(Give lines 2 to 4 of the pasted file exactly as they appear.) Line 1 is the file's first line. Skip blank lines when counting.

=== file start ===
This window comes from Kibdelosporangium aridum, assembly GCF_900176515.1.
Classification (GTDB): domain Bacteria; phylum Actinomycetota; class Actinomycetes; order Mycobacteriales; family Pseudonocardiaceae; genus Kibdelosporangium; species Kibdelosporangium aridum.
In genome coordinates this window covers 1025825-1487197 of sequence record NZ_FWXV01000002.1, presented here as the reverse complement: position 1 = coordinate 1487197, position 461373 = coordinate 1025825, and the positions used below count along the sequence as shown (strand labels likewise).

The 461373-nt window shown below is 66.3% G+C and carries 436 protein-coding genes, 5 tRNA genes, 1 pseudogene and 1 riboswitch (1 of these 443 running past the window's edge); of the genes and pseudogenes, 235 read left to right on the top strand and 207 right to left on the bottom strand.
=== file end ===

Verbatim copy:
Classification (GTDB): domain Bacteria; phylum Actinomycetota; class Actinomycetes; order Mycobacteriales; family Pseudonocardiaceae; genus Kibdelosporangium; species Kibdelosporangium aridum.
In genome coordinates this window covers 1025825-1487197 of sequence record NZ_FWXV01000002.1, presented here as the reverse complement: position 1 = coordinate 1487197, position 461373 = coordinate 1025825, and the positions used below count along the sequence as shown (strand labels likewise).

The 461373-nt window shown below is 66.3% G+C and carries 436 protein-coding genes, 5 tRNA genes, 1 pseudogene and 1 riboswitch (1 of these 443 running past the window's edge); of the genes and pseudogenes, 235 read left to right on the top strand and 207 right to left on the bottom strand.